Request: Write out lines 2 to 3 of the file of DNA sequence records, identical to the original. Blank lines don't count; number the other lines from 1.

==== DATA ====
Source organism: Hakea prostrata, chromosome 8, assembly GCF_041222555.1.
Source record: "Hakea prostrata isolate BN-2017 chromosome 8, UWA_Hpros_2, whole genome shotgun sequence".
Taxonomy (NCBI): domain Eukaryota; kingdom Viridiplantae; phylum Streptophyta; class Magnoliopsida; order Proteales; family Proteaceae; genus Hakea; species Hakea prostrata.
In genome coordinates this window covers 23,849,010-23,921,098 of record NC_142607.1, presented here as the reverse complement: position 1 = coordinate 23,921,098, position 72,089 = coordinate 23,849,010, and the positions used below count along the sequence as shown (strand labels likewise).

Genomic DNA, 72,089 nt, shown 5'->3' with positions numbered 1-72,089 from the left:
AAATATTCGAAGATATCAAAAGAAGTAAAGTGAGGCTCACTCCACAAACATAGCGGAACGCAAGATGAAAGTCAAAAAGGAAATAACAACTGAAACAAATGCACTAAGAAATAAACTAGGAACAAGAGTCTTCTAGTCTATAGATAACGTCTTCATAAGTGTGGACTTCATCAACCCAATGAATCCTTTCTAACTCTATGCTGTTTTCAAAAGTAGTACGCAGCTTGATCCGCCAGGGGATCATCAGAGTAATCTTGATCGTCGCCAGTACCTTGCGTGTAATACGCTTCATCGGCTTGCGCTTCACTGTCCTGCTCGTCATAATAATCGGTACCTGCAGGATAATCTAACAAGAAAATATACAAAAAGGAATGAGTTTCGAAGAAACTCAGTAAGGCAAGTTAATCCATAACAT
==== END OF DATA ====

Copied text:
Source record: "Hakea prostrata isolate BN-2017 chromosome 8, UWA_Hpros_2, whole genome shotgun sequence".
Taxonomy (NCBI): domain Eukaryota; kingdom Viridiplantae; phylum Streptophyta; class Magnoliopsida; order Proteales; family Proteaceae; genus Hakea; species Hakea prostrata.